The Townsville Hospital (TTH) neurology, gastroenterology, and radiology specialists have collaborated to pioneer levodopa carbidopa intestinal gel (levodopa) via percutaneous endoscopic gastrostomy (PEG) as a treatment pathway for patients with late-stage Parkinson’s disease. TTH is the first non-metropolitan hospital in Australia to offer this treatment; it is also currently the largest centre for levodopa infusion outside Sydney.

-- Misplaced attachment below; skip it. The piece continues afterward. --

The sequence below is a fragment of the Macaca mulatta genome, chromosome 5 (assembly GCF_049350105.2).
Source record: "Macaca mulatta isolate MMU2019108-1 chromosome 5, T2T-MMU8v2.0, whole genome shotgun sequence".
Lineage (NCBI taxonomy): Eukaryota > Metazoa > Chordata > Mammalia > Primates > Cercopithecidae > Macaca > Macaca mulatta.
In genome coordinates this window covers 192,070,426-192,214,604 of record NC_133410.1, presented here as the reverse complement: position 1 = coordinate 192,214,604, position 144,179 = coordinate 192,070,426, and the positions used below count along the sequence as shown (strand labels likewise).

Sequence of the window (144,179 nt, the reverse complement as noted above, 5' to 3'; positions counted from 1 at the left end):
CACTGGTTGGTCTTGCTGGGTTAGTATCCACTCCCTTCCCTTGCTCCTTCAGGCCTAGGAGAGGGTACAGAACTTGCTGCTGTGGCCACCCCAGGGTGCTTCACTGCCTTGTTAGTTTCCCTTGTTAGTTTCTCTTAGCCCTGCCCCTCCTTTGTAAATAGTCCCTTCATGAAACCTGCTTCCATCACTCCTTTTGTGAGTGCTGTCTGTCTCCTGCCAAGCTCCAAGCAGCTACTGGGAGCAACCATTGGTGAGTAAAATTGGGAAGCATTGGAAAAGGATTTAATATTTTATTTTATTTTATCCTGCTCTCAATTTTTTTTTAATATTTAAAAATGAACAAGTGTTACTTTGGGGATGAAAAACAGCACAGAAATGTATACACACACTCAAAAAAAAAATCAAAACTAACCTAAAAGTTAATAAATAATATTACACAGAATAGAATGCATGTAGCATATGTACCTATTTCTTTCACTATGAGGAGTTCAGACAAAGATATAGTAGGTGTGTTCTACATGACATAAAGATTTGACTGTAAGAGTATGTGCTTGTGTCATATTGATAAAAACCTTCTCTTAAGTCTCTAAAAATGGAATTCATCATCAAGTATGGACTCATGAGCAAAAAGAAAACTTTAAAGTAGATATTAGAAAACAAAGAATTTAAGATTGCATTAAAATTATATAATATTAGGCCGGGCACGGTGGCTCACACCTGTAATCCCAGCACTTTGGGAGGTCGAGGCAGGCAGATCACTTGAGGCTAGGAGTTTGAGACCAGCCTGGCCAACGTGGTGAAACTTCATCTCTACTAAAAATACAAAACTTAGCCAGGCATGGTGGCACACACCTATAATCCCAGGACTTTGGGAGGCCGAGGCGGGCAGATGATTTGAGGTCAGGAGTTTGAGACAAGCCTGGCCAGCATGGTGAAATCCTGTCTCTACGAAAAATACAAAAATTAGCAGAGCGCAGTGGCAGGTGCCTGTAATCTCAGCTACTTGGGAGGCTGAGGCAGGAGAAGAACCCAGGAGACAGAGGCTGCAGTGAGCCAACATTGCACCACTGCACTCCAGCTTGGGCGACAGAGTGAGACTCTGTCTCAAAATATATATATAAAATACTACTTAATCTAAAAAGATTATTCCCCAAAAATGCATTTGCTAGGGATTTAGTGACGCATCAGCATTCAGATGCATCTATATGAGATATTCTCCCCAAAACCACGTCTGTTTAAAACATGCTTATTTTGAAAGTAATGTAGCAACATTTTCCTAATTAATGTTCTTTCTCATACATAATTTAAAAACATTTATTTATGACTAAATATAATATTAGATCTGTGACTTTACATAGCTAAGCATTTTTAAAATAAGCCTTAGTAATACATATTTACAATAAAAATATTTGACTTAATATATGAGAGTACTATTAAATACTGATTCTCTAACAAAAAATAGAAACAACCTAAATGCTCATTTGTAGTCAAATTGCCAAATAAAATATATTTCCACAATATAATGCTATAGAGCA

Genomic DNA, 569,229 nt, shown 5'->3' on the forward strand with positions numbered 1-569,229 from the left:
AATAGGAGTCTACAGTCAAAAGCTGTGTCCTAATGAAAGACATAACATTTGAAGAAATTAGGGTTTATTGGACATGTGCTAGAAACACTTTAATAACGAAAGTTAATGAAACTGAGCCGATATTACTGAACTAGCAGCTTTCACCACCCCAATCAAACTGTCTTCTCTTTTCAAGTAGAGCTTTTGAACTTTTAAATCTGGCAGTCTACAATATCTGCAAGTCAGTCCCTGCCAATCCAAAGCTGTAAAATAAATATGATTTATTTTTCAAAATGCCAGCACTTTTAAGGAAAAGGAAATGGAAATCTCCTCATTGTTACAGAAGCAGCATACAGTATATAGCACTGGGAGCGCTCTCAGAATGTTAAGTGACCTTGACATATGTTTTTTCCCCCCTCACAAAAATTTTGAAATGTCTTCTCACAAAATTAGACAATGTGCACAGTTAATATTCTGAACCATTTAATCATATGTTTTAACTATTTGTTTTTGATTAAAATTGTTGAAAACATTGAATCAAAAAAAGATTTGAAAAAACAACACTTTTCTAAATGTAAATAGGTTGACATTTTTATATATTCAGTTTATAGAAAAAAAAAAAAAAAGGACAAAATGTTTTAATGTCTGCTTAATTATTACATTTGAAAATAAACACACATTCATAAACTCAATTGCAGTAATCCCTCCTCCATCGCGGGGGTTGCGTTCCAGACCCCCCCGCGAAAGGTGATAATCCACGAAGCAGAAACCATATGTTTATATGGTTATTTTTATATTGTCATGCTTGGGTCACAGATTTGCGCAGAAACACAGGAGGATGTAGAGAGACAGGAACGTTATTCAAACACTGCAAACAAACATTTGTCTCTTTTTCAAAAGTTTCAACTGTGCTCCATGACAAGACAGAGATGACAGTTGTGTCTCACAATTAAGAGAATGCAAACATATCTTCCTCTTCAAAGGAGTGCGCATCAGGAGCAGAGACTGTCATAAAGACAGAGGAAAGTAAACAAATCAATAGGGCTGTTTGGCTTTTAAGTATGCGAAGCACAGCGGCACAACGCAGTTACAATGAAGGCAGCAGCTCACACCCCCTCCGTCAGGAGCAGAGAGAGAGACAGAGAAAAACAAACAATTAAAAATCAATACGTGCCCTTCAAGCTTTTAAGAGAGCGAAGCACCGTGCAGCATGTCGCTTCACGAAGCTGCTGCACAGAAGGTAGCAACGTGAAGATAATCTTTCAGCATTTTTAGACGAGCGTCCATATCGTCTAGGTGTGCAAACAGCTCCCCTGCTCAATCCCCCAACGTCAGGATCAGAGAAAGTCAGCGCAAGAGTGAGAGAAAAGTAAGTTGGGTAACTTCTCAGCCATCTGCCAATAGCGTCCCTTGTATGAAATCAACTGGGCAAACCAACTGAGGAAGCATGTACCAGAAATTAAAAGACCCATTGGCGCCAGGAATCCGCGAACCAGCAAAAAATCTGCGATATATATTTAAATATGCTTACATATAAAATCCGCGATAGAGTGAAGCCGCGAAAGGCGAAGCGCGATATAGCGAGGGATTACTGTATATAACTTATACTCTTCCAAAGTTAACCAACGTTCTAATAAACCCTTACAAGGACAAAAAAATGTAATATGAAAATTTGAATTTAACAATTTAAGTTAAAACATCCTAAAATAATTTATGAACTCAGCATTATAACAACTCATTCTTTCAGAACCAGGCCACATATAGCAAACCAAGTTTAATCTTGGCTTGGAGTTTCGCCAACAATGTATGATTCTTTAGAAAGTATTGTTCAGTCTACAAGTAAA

In established Parkinson’s neurologists use oral levodopa, a chemical building-block that replaces the dopamine lost in Parkinson's patients resulting in the involuntary shaking that characterises the disease. As Parkinson’s progresses, the brain needs more levodopa as its effect becomes increasingly shorter. Levodopa infusion involves the endoscopist making a hole in the abdomen to insert a tube and threading a small catheter through the stomach into the jejunum to continually infuse the levodopa at a steady rate. Infusion of levodopa through the bloodstream significantly reduces the severe involuntary movements of advanced disease including stiffness, shaking, and ‘freezing’ (patient is stuck to the spot). This minimally invasive treatment is optimal for patients for whom deep brain stimulation, including patients who are elderly, vulnerable, or have dementia, is not a possibility.